I was flipping pages in a health magazine recently and ran across an ad for Eggland’s Best nutrient-fortified eggs.
The ad claims these eggs are superior because they “have more of the delicious, farm-fresh taste you and your family love,” plus “6 times more vitamin D, 10 times more vitamin E, and 25% less saturated fat than ordinary eggs.”
Are these statements true? And if they are, is the added nutrient benefit enough to justify shelling out 5, 6, 7 or even 8 times* as much money?
Basic health benefits of eggs (any egg)
I posted a few months ago about the health benefits of eggs.
Eggs are wonderful little packages stuffed with nutrients. An average large egg contains:
- 6.3 g protein
- 37 mg omega-3 fatty acids
- 574 mg omega-6 fatty acids
- 244 IU vitamin A
- 252 mcg lutein & zeaxanthin (great for eye health!)
- 17.5 mg IU vitamin D
- 23.5 mcg folate
- 126 mg choline (brain and nervous system)
- 15.8 mcg selenium (thyroid function and immune system)
- 211 mg cholesterol
- 5.0 g fat
- 1.5 g saturated fat
And an egg is only about 70 calories.
Comparatively, a large Eggland’s Best egg contains:
- 6.3 g protein
- 100 mg omega-3 fatty acids
- 700 mg omega-6 fatty acids
- 300 IU vitamin A
- 200 mcg lutein & zeaxanthin
- 16.0 mg IU vitamin D
- 23.5 mcg folate
- 125 mg choline
- 17.5 mcg selenium
- 175 mg cholesterol
- 4.0 g fat
- 1.2 g saturated fat
Eggland’s Best eggs have slightly more vitamin A and selenium, and slightly less saturated fat and cholesterol. Enough to justify the higher price? Not in my opinion.
They also have significantly higher levels of the omega fatty acids. This comes from feeding the hens flaxseed and fish oil. But lots of other common food sources are high in omega-3 (fish, nuts, seeds, oils, fortified dairy) and omega-6 (seeds, nuts, oils). We don’t need enriched eggs, too (in my opinion).
And keep in mind that all these nutrient numbers are based on an average egg.
As the website Truth in Advertising points out,
Eggland also notes that its egg compared with an “ordinary egg” has more Vitamin D and Vitamin B12, but there is no clear answer as to what constitutes “ordinary” eggs. There are plenty of egg purveyors available on the market, and each of these eggs has different nutritional values.
Egg labels 101
Other than size, what do all those different claims on a carton of eggs mean?
- Organic: These eggs are certified to have been laid by cage-free or free-range hens that had access to the outdoors and were fed organic feed. While recent reports show most small-scale farmers comply with these regulations, many large egg producers don’t.
- Cage-free: Laying hens can roam in a building, room, or open area instead of a cage. It does not necessarily mean that hens have access to the outdoors, nor does it indicate how much room they have to move around.
- Free-range or free-roaming: Laying hens have access to the outdoors. This can simply mean the hens have an indoor space connected to an outdoor area—not that they are roaming around “free.” In addition to eating grain these hens may forage for wild plants and insects.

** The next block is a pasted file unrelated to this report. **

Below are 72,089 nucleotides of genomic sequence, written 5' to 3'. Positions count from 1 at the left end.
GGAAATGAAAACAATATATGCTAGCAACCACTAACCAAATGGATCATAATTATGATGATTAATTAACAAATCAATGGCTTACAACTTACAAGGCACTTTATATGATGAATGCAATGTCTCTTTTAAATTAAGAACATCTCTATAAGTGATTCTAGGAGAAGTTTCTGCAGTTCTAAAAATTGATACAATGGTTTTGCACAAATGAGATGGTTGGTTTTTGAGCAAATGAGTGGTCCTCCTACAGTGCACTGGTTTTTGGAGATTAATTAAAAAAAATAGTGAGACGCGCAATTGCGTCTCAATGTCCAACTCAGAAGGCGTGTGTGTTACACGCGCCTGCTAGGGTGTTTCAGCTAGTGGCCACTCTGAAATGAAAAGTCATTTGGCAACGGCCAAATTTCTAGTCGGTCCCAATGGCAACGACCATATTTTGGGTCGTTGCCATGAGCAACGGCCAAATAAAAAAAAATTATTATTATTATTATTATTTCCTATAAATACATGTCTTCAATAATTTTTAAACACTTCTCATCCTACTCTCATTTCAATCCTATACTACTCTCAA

- Grade: Refers to the quality of the egg. The majority of eggs in the stores are Grade AA, which means the shells are unstained, the yolks are free from defects, and they have “reasonably” clear and firm whites.
- Hormone-free: Laying hens are not given hormones.
- Vegetarian-fed: Laying hens are fed a vegetarian diet (a controversial practice as chickens are not naturally vegetarians).
- Omega-3 enriched eggs: Laid by hens that are fed a special diet rich in omega-3 fatty acids.
- No added antibiotics: Also written as “no antibiotics administered.” It means the hens were not given antibiotics in their feed or water.
- Pasture-raised: This term is not USDA regulated. The commonly understood meaning is that the hens can roam and forage in a maintained pasture area.
Buy the eggs that suit your taste and budget
Nutrients aside, I agree that taste is important!
If you like eggs fried, scrambled, deviled, or whipped into an omelet or quiche, buy the brand you know to taste best, whether the eggs are fortified or not.
If you generally only use eggs in baking or don’t really notice a difference in flavor, spending more on a brand name is probably not a priority.
And all eggs taste better when fresh, so only buy what you need and eat them within a couple of weeks.
Bottom line: All eggs are healthy and a great source of many essential nutrients. Both generic eggs and name-brand eggs contain some of the best nutrients—protein, choline, selenium, lutein, and zeaxanthin—in equal amounts.
When buying a carton of eggs, opt for the low-cost store brand if you’re most concerned with cost. Look for brands that advertise “free-range” or “free-roaming” if you’re more concerned with ethical farming practices.
*These prices are based on what I saw at my local grocery store. A basic store-brand dozen of large eggs was $0.88 with a coupon. Compared to:
- Eggland’s Best: $4.29/dozen
- Happy Egg Co. Free-Range: $5.69
- Pete & Gerry’s Organic Free-Range: $6.89